A Skelding Summary
We've all done it at least once - feel sheepish and swear there will never be a repetition. Yet we can't resist the urge to do it again... Have a scratch... Have a flutter... Just this once - you understand. Ours isn't the first 'National Lottery'. That honour falls to the Italians who created La Lotto in 1863 and upon which - housey housey - Bingo is based.
Gambling is one of the earliest human activities on record As old as adding up numbers. As mentioned in the Bible, Moses was instructed by the Almighty to find out how many Israelites there actually were - and then draw lots to redistribute the Holy Land between themselves. This funnily enough, comes in Old Testament Chapter 'Numbers'.
In Ancient Rome when the gladiators had all killed each other - or the lions were suffering from indigestion, lotteries were promoted to give away slaves & properties on feast days.
The idea behind lotteries is quite simple. It raises public money to fund particular projects with minimal Government involvement or expenditure. The earliest European lotteries date from the 1400s and originate in France and Flanders - local government money raised to build city walls and to help the poor & sick. The first lottery which gave away cash prizes was "La Lotto di Firenze" (Florence) in 1530. The English Royalty got in on the act shortly afterwards - lotteries under Elizabeth I being used to repair harbour facilities and procure vessels vital in our fight against Spain. They became a regular feature of English life until 1826 when they were banned because of widespread corruption, profiteering and a general sense that encouraging gambling was not such a terribly good thing after all.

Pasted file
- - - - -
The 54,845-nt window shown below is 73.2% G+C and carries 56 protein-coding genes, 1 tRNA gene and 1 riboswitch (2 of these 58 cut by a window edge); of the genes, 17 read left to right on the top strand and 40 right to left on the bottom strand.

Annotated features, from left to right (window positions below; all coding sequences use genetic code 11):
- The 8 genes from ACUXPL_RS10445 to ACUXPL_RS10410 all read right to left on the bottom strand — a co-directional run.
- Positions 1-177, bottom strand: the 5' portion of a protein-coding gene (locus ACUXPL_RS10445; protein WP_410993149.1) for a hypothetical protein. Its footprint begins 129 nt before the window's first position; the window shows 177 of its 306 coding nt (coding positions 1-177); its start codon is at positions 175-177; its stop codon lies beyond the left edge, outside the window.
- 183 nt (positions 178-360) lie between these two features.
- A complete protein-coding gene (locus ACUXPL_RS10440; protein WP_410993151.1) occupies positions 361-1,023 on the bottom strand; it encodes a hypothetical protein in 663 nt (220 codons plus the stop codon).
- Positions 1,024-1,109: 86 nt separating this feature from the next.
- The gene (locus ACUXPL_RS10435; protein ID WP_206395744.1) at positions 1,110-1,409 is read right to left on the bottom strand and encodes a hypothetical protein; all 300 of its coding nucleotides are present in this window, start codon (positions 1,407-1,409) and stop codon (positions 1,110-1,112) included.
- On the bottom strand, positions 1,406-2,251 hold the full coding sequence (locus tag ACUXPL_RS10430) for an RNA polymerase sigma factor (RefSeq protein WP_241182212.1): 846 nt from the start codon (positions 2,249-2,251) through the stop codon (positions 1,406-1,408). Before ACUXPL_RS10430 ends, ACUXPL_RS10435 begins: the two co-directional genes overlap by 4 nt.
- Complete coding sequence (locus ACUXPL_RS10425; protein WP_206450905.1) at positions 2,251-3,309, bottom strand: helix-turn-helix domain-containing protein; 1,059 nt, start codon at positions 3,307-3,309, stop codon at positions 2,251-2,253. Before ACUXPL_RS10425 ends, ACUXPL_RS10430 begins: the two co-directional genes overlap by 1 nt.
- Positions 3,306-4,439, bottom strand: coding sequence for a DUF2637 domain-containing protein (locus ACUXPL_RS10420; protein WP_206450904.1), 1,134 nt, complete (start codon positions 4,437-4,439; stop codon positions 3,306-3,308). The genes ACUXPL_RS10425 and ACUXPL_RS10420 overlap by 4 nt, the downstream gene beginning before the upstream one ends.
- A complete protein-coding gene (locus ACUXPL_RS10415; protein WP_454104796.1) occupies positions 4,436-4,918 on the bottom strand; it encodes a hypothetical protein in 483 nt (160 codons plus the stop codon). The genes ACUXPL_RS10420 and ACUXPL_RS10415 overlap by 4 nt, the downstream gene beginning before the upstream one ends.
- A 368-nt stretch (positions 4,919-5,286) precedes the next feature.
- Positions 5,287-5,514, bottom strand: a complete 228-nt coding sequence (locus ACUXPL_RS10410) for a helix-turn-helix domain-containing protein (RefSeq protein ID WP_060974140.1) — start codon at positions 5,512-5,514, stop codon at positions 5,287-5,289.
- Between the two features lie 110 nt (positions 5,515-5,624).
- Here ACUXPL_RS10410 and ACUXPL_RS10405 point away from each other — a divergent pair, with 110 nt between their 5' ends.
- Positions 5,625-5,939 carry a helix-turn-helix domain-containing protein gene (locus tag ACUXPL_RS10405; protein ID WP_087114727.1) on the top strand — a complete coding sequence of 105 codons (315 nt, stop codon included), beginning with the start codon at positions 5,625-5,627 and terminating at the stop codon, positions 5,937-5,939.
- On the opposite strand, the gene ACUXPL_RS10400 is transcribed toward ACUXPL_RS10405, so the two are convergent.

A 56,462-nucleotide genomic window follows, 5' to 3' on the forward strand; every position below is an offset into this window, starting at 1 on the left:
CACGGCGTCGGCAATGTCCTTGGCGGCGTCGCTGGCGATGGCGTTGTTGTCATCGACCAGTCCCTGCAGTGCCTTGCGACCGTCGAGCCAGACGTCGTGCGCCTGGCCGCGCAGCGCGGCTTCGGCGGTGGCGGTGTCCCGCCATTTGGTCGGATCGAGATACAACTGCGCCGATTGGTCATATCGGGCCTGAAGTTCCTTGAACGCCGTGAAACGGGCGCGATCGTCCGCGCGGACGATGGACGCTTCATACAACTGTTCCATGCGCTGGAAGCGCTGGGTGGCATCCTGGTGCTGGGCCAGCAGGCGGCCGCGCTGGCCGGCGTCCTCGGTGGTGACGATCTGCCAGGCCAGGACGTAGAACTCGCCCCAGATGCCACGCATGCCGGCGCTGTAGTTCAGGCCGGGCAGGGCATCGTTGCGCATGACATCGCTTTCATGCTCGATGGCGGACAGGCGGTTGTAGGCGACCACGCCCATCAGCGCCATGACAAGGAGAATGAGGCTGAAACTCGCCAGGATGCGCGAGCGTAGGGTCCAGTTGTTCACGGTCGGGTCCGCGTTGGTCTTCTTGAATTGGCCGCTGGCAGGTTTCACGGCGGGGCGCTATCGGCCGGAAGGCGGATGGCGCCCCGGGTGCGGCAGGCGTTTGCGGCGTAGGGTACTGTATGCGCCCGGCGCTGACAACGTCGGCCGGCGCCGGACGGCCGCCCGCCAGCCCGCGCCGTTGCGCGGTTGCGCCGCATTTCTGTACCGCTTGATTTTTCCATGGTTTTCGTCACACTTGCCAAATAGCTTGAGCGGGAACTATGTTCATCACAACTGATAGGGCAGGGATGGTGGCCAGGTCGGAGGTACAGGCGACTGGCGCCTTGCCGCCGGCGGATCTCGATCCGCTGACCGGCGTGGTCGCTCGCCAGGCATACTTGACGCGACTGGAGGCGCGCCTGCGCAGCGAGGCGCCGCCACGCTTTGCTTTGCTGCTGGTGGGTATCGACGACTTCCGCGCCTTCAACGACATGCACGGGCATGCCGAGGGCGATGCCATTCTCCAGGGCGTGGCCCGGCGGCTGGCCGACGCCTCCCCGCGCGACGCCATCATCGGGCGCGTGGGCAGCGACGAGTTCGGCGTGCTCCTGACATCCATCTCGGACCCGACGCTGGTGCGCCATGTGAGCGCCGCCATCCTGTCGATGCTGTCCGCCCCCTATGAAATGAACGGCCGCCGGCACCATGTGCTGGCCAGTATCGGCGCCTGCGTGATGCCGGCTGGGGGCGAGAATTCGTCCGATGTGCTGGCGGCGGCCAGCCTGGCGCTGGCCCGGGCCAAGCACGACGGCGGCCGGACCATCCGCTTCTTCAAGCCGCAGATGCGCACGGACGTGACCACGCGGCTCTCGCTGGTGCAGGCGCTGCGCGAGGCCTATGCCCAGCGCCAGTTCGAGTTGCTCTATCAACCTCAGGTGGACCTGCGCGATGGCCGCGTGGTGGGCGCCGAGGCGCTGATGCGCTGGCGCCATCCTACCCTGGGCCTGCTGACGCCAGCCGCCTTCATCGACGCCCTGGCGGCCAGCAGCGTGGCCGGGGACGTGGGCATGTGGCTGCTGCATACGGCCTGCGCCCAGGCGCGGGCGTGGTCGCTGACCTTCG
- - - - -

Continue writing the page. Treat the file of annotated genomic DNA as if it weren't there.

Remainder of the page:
Almost 170 years then elapsed before the Ministry of National Heritage, Camelot and the BBC (keen to beat ITV in the ratings war) decided to emulate the success of the Irish National Lottery and resurrect the idea on the grounds that it was good fun and was a way of taxing the public without them even knowing. It also gave Mystic Meg something to do on a Saturday night. As for profiteering, History may alter perceptions, however many people find it odd that Branson offered to run the National lottery for NO profit, distributing the wealth ONLY to winners and good causes.
Yet the government decided to give the franchise back to Camelot who don't do that at all. 'History is the daughter of Time'.
This FAQ (frequently asked questions) is also a running Q&A (questions & Answers) so you can ask and we will answer or find out for you.
Histories of Things